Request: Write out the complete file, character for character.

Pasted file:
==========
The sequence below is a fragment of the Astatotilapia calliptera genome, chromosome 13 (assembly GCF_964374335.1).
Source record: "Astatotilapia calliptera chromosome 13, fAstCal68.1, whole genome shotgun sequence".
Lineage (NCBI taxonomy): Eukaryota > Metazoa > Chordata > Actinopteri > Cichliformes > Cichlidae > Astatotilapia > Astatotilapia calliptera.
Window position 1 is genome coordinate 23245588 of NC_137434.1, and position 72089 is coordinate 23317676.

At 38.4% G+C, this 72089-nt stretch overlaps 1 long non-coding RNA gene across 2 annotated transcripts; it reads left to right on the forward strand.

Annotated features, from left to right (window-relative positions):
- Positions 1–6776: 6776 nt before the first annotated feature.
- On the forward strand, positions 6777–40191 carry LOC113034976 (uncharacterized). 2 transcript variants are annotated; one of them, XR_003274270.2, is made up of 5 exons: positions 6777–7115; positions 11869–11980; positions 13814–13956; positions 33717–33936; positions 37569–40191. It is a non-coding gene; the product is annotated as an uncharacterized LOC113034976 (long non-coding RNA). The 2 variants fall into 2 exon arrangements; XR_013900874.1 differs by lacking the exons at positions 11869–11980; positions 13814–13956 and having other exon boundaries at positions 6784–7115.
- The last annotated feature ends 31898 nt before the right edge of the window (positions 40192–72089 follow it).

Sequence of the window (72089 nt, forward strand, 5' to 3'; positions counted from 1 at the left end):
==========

The sequence below is a fragment of the Astatotilapia calliptera genome, chromosome 13 (assembly GCF_964374335.1).
Source record: "Astatotilapia calliptera chromosome 13, fAstCal68.1, whole genome shotgun sequence".
Lineage (NCBI taxonomy): Eukaryota > Metazoa > Chordata > Actinopteri > Cichliformes > Cichlidae > Astatotilapia > Astatotilapia calliptera.
Window position 1 is genome coordinate 23245588 of NC_137434.1, and position 72089 is coordinate 23317676.

At 38.4% G+C, this 72089-nt stretch overlaps 1 long non-coding RNA gene across 2 annotated transcripts; it reads left to right on the forward strand.

Annotated features, from left to right (window-relative positions):
- Positions 1–6776: 6776 nt before the first annotated feature.
- On the forward strand, positions 6777–40191 carry LOC113034976 (uncharacterized). 2 transcript variants are annotated; one of them, XR_003274270.2, is made up of 5 exons: positions 6777–7115; positions 11869–11980; positions 13814–13956; positions 33717–33936; positions 37569–40191. It is a non-coding gene; the product is annotated as an uncharacterized LOC113034976 (long non-coding RNA). The 2 variants fall into 2 exon arrangements; XR_013900874.1 differs by lacking the exons at positions 11869–11980; positions 13814–13956 and having other exon boundaries at positions 6784–7115.
- The last annotated feature ends 31898 nt before the right edge of the window (positions 40192–72089 follow it).

Sequence of the window (72089 nt, forward strand, 5' to 3'; positions counted from 1 at the left end):